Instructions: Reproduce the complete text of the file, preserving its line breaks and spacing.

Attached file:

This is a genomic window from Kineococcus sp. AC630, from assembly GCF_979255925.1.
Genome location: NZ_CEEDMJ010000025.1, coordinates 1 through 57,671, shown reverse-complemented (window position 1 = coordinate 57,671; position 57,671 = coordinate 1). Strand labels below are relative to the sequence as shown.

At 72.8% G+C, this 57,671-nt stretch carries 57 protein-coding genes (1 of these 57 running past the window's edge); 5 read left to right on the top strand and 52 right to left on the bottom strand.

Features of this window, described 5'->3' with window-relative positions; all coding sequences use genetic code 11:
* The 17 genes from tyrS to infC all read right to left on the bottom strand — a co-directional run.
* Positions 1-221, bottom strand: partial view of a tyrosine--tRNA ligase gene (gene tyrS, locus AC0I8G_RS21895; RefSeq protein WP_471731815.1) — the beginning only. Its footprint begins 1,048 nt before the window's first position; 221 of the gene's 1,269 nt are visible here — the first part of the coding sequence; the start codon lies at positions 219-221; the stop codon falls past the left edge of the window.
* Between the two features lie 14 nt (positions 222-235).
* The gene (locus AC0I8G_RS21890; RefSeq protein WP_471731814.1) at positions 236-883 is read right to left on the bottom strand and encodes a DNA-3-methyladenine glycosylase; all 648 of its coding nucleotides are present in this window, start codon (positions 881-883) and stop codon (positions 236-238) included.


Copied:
This is a genomic window from Kineococcus sp. AC630, from assembly GCF_979255925.1.
Genome location: NZ_CEEDMJ010000025.1, coordinates 1 through 57,671, shown reverse-complemented (window position 1 = coordinate 57,671; position 57,671 = coordinate 1). Strand labels below are relative to the sequence as shown.

At 72.8% G+C, this 57,671-nt stretch carries 57 protein-coding genes (1 of these 57 running past the window's edge); 5 read left to right on the top strand and 52 right to left on the bottom strand.

Features of this window, described 5'->3' with window-relative positions; all coding sequences use genetic code 11:
* The 17 genes from tyrS to infC all read right to left on the bottom strand — a co-directional run.
* Positions 1-221, bottom strand: partial view of a tyrosine--tRNA ligase gene (gene tyrS, locus AC0I8G_RS21895; RefSeq protein WP_471731815.1) — the beginning only. Its footprint begins 1,048 nt before the window's first position; 221 of the gene's 1,269 nt are visible here — the first part of the coding sequence; the start codon lies at positions 219-221; the stop codon falls past the left edge of the window.
* Between the two features lie 14 nt (positions 222-235).
* The gene (locus AC0I8G_RS21890; RefSeq protein WP_471731814.1) at positions 236-883 is read right to left on the bottom strand and encodes a DNA-3-methyladenine glycosylase; all 648 of its coding nucleotides are present in this window, start codon (positions 881-883) and stop codon (positions 236-238) included.